Sara Husby | Crain's San Francisco

In this ongoing series, we ask executives, entrepreneurs and business leaders about mistakes that have shaped their business philosophy.

Sara Husby

Background:  

Sara Husby is the executive director of the Anza-Borrego Foundation, the nonprofit arm of Anza-Borrego Desert State Park, which makes up 20 percent of San Diego County. Prior to the Anza-Borrego Foundation, Husby was the executive director of Tuleyome, a conservation nonprofit in Northern California, where she led the campaign for the permanent protection of the Berryessa Snow Mountain region.

The Mistake:

Not asking for help.

It took me many years to decide what I wanted to be when I grew up, so I didn’t get my college degree until after I was 25. But it wasn’t long after that I became the executive director of a conservation nonprofit. I was 29 years old.

At that point, I was learning an entirely new industry — one I was passionate about, but it was still overwhelming. I had made myself available practically 24/7 for five years, as I worked on the Berryessa Snow Mountain National Monument. I didn’t know how to stop working, or how to tell people I couldn’t do certain things. I was a young woman, and I wanted to make a name for myself, so I thought I needed to keep up this unrealistic pace. It affected my personal relationships, my health and my happiness.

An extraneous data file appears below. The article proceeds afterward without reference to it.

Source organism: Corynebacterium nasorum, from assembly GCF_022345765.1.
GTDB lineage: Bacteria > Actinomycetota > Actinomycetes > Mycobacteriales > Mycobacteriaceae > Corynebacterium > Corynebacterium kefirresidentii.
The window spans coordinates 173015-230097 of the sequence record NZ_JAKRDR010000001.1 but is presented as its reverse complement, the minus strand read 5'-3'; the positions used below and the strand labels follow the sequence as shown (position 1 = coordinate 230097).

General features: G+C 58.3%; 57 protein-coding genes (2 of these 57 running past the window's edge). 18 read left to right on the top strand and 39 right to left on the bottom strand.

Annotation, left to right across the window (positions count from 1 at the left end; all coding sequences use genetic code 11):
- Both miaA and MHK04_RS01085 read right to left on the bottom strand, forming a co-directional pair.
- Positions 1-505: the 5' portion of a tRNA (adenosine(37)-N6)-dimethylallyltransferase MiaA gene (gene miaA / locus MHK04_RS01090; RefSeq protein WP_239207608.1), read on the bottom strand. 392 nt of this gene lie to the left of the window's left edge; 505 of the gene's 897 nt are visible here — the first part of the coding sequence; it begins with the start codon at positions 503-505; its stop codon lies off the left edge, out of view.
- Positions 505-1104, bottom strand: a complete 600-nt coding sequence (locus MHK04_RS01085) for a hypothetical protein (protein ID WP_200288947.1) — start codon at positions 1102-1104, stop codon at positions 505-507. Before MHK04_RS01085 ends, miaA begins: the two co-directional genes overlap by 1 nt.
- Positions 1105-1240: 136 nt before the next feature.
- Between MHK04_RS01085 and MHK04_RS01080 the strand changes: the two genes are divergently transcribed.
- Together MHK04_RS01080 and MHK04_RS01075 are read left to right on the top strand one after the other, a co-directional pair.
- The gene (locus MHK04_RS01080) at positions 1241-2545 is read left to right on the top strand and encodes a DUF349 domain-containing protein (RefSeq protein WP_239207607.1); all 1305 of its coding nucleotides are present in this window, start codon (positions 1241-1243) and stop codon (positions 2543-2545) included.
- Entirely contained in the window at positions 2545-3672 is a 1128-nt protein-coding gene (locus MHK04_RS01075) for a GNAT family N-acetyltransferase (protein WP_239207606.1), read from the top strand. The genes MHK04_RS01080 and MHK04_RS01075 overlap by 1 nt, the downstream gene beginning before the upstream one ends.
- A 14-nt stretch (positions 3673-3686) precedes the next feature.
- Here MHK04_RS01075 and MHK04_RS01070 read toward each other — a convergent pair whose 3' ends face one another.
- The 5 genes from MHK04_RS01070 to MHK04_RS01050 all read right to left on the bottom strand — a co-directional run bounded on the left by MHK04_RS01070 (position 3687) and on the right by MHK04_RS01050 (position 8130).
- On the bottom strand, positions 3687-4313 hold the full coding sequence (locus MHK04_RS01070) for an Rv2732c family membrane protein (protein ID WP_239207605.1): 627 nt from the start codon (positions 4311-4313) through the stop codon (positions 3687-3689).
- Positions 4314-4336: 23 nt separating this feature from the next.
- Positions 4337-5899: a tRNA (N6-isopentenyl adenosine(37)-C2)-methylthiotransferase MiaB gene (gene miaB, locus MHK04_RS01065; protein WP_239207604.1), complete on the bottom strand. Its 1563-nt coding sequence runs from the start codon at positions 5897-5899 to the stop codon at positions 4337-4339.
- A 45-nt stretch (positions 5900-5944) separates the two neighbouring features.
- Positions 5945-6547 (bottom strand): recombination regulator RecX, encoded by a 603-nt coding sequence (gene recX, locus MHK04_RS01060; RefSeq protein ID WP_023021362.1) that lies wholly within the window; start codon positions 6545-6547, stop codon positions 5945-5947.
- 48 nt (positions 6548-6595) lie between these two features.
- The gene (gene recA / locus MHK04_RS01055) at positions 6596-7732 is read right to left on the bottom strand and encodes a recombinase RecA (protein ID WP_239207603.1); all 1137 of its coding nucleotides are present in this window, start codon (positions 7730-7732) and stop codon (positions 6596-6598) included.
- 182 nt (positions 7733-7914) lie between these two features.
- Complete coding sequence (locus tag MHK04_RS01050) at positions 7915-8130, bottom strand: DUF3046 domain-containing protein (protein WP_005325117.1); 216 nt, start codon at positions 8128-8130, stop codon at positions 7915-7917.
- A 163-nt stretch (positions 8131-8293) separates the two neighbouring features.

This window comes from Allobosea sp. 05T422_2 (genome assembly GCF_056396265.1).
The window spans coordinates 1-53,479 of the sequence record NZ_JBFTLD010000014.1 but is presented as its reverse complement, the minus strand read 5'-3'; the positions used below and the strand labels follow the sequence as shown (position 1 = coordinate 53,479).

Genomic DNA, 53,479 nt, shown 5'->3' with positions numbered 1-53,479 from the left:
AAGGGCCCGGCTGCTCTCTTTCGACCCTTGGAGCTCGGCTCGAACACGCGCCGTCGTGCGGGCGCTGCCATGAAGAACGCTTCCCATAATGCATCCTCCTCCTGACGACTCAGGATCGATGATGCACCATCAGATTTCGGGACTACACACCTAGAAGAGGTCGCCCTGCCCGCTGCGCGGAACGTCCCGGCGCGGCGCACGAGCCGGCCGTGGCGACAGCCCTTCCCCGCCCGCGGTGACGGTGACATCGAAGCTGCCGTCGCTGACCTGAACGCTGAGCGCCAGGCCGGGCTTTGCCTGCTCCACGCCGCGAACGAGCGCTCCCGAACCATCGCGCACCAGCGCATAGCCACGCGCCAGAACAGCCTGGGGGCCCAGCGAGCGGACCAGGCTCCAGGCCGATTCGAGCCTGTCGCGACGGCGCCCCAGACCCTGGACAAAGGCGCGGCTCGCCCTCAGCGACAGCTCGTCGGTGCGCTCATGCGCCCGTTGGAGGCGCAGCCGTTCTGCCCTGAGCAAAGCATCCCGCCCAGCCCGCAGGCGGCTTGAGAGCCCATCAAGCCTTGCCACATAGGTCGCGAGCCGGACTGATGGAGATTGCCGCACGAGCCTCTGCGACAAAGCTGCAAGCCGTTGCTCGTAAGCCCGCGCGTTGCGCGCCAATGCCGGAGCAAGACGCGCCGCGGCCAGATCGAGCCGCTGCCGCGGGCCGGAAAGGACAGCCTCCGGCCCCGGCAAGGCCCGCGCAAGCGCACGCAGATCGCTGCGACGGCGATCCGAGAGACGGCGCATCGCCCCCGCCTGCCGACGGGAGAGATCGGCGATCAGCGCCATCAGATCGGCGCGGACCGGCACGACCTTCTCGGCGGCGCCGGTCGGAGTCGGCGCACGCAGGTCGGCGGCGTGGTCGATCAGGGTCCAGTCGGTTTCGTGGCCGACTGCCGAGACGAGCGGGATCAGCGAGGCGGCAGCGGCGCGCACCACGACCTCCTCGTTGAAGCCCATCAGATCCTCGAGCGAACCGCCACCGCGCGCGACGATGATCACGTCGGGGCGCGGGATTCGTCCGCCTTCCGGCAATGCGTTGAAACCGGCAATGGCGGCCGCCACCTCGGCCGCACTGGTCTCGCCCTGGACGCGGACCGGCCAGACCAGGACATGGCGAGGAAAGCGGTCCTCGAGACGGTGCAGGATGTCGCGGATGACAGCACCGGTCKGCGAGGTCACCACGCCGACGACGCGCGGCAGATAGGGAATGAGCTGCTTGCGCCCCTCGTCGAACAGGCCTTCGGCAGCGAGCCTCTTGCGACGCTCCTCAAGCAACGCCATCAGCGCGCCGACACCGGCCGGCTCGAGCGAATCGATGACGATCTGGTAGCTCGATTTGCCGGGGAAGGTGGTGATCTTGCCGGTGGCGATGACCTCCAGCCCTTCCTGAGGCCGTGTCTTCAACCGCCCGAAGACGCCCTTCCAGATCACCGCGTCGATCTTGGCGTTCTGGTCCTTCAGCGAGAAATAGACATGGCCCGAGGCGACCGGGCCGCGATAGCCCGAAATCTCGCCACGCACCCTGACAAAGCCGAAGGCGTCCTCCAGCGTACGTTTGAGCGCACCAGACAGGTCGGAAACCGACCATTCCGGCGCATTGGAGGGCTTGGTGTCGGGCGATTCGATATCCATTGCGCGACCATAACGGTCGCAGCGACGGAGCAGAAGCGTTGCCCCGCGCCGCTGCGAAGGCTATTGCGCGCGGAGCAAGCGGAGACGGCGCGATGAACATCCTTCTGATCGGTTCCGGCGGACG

When it came time to write year-end appeal letters to new and existing donors, I was still holding onto this idea that I could do everything on my own. Well, one of my appeal letters was delayed by multiple months because I was so overwhelmed, and I had to ask my executive assistant for help. When I did, she responded: “I’ve been waiting for you to ask me that.”

I was a young woman, and I wanted to make a name for myself, so I thought I needed to keep up this unrealistic pace.

The Lesson:

It’s OK to delegate.

It took me a while, but through leadership training from organizations like the American Leadership Forum, I was able to reflect on why I’ve had such a problem delegating tasks throughout my life: I was always trying to prove to myself, my teacher or my parents that I was good enough. I also let my job help define who I was.

I set high expectations for myself and expect a level of perfection that is unhealthy. Asking for help was scary because it put me in a vulnerable place. But when you’re in charge of the big, important projects, it’s nice to have people handling the smaller things, like going to the post office or helping book your airfare — that way, people aren’t waiting on you to finish the bigger stuff.

Since learning how to let go of that, I’ve been able to connect with others in a way I couldn’t before. I am receptive to new ideas and am more collaborative now. Delegating makes me a better leader because it allows me to better manage my time and put my strengths where they belong. And it empowers my employees to grow, too, because they have more responsibilities.

The Anza-Borrego Foundation is on Twitter at @Anza_Borrego.

Photo courtesy of the Anza-Borrego Foundation.

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